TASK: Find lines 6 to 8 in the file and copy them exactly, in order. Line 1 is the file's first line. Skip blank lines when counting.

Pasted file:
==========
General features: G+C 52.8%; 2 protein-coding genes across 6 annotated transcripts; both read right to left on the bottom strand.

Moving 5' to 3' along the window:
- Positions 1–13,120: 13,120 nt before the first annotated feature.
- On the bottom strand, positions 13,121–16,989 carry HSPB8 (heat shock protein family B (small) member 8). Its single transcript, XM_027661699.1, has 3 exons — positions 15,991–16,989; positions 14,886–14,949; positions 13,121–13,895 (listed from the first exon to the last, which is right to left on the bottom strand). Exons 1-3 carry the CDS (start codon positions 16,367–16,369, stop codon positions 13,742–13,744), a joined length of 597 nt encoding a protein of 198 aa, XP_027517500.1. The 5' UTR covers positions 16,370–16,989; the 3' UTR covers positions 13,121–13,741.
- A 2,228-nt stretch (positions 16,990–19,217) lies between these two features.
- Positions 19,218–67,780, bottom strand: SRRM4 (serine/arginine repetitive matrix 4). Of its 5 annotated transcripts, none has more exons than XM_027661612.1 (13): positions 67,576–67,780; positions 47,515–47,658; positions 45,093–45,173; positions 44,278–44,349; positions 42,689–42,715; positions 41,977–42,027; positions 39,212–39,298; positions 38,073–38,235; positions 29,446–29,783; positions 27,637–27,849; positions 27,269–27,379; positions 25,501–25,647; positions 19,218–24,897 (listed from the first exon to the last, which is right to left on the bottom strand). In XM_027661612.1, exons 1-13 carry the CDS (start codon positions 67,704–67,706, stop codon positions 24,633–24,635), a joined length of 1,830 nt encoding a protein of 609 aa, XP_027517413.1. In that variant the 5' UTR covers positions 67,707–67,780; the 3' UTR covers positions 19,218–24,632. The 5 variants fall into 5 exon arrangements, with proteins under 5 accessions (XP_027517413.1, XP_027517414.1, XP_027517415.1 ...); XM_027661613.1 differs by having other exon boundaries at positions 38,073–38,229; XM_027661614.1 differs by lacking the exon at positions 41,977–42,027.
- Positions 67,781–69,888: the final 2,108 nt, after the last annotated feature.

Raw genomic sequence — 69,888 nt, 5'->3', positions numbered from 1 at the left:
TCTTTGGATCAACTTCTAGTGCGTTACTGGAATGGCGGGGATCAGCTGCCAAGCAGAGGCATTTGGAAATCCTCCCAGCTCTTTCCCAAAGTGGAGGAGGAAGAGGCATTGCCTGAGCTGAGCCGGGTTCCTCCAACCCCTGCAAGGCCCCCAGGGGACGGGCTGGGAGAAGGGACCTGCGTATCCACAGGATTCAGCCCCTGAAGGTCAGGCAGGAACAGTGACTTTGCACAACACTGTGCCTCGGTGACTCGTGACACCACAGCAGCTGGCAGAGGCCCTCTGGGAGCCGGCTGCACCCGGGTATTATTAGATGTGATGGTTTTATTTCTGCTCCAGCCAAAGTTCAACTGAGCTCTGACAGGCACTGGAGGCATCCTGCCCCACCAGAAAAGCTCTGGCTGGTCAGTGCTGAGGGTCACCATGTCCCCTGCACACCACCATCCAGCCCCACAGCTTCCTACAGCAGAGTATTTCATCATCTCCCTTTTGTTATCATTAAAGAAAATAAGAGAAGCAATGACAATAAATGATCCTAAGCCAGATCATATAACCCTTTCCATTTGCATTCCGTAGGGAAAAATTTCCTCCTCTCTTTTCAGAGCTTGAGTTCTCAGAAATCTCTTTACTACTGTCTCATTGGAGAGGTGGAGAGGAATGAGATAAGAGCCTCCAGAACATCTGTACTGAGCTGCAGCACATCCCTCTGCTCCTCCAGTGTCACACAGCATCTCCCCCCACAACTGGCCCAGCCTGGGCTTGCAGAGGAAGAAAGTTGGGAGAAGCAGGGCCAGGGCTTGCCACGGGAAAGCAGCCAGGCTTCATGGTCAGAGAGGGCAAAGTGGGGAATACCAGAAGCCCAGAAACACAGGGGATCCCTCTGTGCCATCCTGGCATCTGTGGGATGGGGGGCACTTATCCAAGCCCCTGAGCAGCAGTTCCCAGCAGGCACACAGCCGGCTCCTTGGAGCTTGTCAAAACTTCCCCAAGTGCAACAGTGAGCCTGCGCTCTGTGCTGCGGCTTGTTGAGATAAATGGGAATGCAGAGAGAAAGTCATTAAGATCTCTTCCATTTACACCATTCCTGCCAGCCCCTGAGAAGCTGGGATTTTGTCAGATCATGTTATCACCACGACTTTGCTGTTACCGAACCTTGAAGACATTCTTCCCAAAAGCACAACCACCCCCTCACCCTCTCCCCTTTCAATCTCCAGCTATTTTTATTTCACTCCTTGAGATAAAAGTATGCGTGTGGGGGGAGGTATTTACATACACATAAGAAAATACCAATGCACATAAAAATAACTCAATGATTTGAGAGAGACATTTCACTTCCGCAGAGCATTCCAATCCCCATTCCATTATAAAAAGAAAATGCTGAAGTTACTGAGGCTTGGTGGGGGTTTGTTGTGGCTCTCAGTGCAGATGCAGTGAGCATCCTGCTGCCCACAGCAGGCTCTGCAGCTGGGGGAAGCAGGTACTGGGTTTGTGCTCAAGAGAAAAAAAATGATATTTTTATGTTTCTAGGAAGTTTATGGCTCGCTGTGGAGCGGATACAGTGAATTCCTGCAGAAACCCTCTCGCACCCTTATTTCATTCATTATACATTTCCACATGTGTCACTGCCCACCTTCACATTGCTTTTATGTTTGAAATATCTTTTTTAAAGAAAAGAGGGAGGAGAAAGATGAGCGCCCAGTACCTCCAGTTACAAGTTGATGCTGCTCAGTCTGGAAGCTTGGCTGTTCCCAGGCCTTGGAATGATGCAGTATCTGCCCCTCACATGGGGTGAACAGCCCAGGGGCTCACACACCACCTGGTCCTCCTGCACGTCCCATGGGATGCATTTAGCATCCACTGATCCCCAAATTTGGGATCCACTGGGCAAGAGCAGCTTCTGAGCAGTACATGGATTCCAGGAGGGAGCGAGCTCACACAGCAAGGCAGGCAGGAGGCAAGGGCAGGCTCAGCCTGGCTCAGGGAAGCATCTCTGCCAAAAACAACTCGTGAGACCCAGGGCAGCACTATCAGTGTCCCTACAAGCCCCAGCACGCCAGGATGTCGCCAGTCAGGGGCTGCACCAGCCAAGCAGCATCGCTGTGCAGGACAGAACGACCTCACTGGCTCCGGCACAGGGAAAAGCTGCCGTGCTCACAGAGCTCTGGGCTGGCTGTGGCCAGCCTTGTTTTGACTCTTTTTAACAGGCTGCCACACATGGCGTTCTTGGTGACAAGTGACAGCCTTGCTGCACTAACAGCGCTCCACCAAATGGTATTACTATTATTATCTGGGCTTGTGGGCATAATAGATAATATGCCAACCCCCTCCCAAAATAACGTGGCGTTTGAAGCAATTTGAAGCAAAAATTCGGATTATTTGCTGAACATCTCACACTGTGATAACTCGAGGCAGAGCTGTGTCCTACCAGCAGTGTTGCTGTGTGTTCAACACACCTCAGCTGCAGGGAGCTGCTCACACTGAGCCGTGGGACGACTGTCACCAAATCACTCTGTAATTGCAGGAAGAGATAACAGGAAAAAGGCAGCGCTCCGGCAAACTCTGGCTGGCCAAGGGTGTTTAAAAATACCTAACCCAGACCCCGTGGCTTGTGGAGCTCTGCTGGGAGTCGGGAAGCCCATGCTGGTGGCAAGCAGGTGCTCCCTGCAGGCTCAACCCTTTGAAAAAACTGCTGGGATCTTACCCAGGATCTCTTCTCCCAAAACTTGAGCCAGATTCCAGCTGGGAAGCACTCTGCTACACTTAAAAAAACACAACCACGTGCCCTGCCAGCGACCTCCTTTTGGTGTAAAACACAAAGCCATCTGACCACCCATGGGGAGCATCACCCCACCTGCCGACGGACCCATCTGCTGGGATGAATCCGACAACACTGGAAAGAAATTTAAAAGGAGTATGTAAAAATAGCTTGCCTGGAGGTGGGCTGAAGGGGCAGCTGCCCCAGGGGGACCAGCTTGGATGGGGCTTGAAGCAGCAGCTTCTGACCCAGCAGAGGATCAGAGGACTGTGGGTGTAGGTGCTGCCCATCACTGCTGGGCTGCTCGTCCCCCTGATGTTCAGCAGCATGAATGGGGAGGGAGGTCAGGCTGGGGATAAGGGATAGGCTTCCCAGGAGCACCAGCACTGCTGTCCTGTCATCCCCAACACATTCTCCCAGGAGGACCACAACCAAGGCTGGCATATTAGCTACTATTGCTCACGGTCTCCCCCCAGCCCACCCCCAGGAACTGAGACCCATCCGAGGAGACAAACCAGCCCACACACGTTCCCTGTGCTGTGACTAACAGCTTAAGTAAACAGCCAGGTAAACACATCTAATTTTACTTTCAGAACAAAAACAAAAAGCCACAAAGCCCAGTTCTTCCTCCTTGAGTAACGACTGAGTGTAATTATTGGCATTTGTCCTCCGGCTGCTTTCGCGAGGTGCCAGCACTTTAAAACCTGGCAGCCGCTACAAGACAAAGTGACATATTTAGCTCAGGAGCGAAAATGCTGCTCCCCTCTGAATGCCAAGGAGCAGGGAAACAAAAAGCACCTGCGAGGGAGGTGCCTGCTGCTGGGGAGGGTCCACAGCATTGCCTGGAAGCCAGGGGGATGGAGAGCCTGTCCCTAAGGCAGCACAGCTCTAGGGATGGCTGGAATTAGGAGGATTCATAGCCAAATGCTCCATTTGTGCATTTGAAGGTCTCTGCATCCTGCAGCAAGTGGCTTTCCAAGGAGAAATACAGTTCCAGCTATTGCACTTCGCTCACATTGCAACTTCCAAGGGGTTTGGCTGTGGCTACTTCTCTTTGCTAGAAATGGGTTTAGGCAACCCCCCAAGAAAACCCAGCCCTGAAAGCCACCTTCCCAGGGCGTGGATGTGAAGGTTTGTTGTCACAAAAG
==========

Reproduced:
- Positions 19,218–67,780, bottom strand: SRRM4 (serine/arginine repetitive matrix 4). Of its 5 annotated transcripts, none has more exons than XM_027661612.1 (13): positions 67,576–67,780; positions 47,515–47,658; positions 45,093–45,173; positions 44,278–44,349; positions 42,689–42,715; positions 41,977–42,027; positions 39,212–39,298; positions 38,073–38,235; positions 29,446–29,783; positions 27,637–27,849; positions 27,269–27,379; positions 25,501–25,647; positions 19,218–24,897 (listed from the first exon to the last, which is right to left on the bottom strand). In XM_027661612.1, exons 1-13 carry the CDS (start codon positions 67,704–67,706, stop codon positions 24,633–24,635), a joined length of 1,830 nt encoding a protein of 609 aa, XP_027517413.1. In that variant the 5' UTR covers positions 67,707–67,780; the 3' UTR covers positions 19,218–24,632. The 5 variants fall into 5 exon arrangements, with proteins under 5 accessions (XP_027517413.1, XP_027517414.1, XP_027517415.1 ...); XM_027661613.1 differs by having other exon boundaries at positions 38,073–38,229; XM_027661614.1 differs by lacking the exon at positions 41,977–42,027.
- Positions 67,781–69,888: the final 2,108 nt, after the last annotated feature.

Raw genomic sequence — 69,888 nt, 5'->3', positions numbered from 1 at the left: